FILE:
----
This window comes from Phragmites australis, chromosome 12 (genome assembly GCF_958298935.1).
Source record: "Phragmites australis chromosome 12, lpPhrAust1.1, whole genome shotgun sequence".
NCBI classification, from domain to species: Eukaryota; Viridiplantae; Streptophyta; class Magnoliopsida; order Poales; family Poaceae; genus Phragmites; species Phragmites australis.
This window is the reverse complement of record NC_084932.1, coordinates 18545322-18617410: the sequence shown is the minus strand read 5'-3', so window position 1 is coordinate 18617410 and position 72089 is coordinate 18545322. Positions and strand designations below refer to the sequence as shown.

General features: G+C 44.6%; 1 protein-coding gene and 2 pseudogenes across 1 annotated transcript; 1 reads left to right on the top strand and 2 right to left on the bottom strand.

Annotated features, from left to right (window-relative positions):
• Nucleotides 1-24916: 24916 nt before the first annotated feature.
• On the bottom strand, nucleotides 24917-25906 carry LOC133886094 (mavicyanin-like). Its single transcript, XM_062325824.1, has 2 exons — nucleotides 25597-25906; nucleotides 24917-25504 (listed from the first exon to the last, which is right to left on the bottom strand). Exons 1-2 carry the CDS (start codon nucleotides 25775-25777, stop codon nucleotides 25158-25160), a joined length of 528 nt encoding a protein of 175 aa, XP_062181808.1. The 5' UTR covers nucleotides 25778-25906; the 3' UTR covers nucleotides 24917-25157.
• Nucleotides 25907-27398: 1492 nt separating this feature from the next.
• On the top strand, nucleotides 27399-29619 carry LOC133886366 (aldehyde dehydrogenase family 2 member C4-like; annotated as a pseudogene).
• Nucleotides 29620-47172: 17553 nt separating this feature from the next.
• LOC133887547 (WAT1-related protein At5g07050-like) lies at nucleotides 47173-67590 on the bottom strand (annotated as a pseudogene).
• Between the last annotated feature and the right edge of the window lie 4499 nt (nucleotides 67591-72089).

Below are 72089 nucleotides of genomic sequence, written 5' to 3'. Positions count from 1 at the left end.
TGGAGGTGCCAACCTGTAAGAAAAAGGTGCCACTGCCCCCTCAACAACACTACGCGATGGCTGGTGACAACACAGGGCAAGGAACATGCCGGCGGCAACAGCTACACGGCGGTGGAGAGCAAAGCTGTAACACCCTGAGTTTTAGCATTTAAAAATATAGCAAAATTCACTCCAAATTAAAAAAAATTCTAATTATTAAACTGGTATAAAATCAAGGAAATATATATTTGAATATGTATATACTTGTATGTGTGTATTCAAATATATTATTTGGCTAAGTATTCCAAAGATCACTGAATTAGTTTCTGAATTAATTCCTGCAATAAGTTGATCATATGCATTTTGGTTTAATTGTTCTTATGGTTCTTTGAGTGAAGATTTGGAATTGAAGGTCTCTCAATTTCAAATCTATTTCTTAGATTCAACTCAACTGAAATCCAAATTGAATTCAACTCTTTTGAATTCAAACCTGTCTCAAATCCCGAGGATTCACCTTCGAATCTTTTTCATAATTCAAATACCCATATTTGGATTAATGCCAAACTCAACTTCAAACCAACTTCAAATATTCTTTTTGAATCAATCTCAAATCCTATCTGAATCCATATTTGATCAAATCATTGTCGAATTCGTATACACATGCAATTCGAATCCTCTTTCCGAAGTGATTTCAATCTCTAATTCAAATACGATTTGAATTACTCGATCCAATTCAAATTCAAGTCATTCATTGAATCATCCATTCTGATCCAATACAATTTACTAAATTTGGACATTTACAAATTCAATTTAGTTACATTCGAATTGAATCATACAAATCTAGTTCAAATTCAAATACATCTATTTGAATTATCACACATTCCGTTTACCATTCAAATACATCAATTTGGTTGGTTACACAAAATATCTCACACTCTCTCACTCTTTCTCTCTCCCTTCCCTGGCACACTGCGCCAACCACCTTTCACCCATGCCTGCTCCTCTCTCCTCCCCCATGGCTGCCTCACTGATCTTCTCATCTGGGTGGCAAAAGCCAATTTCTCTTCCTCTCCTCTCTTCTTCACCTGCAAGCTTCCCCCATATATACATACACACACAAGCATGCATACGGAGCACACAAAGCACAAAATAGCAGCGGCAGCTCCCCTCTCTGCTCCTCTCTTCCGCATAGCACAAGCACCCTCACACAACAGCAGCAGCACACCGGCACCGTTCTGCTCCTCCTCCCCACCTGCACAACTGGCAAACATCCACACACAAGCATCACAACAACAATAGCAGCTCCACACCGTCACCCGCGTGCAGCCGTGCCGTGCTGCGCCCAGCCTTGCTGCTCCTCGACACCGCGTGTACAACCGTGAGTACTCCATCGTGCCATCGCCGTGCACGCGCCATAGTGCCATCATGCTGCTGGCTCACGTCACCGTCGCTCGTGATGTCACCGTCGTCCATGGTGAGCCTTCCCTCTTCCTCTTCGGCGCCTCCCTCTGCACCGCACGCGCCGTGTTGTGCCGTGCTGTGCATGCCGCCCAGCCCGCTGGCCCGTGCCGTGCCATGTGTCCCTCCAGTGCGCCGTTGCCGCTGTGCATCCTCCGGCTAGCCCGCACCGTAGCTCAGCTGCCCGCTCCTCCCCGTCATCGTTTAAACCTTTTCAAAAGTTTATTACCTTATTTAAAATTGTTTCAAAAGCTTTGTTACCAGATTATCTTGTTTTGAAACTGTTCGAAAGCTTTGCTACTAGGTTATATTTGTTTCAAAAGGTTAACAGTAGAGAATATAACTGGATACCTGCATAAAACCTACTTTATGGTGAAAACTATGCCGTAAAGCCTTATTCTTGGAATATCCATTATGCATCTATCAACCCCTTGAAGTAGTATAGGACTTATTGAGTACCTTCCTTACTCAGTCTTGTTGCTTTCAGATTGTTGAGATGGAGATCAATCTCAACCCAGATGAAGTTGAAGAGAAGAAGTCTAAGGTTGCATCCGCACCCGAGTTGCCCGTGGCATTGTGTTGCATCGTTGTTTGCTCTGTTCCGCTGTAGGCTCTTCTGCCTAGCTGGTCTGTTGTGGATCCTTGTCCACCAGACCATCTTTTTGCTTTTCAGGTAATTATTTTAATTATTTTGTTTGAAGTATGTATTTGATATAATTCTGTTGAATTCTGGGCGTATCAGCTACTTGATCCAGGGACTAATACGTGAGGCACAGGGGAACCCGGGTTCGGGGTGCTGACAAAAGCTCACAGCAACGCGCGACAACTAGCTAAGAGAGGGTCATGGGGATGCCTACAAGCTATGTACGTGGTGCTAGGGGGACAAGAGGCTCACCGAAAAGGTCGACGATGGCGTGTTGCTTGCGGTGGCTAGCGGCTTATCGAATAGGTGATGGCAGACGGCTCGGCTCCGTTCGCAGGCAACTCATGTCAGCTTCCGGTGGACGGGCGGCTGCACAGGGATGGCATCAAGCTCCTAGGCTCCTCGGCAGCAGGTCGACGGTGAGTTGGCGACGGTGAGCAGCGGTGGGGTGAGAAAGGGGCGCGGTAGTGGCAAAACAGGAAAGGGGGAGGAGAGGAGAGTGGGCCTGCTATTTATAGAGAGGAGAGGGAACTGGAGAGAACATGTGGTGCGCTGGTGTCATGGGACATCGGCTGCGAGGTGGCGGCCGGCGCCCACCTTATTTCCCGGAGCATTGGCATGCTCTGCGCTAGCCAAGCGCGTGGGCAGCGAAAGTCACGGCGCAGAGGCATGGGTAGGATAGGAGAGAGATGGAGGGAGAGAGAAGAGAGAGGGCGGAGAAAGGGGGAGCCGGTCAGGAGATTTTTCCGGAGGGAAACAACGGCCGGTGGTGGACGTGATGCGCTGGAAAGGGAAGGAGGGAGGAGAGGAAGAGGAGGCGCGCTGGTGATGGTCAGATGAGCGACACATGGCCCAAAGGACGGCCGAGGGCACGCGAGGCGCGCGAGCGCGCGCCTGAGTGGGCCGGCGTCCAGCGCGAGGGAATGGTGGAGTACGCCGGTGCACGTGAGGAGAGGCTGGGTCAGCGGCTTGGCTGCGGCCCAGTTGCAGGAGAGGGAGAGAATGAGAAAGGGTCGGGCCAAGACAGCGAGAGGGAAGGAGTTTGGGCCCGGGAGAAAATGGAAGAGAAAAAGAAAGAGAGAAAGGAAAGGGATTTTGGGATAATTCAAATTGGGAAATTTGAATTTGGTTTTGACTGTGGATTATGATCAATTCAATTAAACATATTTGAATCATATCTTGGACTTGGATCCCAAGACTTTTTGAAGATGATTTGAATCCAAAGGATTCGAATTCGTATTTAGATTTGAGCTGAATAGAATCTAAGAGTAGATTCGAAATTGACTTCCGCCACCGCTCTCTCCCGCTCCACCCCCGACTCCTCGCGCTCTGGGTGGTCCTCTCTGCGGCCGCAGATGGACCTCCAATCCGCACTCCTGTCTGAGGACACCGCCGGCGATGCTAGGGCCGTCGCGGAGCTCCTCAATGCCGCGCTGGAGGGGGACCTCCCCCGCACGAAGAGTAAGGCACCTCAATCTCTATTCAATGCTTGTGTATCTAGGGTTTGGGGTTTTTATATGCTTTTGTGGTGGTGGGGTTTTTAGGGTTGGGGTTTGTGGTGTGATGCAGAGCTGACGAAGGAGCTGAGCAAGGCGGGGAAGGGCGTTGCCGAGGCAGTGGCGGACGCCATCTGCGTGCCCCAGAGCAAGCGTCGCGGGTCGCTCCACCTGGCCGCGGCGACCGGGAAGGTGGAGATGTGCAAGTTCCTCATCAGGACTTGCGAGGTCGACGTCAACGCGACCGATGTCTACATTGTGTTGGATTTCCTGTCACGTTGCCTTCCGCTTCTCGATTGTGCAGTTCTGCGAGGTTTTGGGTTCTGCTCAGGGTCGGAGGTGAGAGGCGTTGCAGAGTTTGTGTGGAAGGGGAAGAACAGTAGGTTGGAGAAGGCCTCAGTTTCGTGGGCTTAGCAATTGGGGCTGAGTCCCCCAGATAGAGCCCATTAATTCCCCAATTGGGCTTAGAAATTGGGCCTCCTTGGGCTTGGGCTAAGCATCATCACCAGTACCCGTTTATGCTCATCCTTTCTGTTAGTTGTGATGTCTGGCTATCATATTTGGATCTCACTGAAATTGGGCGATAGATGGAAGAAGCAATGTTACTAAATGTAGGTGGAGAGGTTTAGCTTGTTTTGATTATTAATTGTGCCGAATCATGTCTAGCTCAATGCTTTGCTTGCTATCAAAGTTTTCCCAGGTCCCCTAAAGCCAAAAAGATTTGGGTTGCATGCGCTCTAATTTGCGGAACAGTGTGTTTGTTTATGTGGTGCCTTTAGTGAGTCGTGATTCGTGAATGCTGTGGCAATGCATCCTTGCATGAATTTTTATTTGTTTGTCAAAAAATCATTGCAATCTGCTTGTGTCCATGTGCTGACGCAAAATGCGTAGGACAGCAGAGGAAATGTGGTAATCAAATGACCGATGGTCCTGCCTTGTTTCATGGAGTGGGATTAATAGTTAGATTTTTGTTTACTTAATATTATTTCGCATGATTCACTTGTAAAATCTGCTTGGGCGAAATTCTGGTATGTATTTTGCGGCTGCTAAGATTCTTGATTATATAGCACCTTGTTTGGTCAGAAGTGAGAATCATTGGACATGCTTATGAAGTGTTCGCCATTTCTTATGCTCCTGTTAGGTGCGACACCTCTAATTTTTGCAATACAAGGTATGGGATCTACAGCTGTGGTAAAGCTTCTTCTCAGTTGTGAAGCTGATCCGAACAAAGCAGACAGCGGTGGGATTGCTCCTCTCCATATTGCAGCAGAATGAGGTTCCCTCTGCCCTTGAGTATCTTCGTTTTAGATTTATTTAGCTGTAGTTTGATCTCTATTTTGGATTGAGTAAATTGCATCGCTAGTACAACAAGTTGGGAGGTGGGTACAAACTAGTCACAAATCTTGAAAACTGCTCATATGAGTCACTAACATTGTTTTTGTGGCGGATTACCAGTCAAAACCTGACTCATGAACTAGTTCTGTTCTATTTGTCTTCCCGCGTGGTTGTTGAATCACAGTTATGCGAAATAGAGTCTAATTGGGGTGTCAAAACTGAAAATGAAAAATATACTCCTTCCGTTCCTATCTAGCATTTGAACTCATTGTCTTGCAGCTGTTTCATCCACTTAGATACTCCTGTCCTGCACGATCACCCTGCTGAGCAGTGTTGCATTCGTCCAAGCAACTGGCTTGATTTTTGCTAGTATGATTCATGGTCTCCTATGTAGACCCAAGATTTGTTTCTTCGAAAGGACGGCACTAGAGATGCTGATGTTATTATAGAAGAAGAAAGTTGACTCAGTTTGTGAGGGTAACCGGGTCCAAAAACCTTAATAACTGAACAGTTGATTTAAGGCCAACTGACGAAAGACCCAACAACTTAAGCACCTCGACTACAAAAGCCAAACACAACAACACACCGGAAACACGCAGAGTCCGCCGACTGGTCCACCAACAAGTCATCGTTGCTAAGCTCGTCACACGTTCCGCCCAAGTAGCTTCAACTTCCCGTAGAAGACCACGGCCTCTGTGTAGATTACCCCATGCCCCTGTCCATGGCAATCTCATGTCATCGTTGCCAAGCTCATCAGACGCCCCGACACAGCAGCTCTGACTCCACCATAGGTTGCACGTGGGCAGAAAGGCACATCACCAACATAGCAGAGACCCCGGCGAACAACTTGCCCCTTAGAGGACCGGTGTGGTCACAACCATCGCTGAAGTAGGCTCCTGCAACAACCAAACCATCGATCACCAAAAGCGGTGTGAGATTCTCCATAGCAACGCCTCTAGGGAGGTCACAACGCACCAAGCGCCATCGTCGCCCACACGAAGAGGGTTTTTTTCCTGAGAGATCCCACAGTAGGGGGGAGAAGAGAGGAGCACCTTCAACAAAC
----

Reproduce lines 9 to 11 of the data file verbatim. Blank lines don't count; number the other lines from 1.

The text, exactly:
• Nucleotides 25907-27398: 1492 nt separating this feature from the next.
• On the top strand, nucleotides 27399-29619 carry LOC133886366 (aldehyde dehydrogenase family 2 member C4-like; annotated as a pseudogene).
• Nucleotides 29620-47172: 17553 nt separating this feature from the next.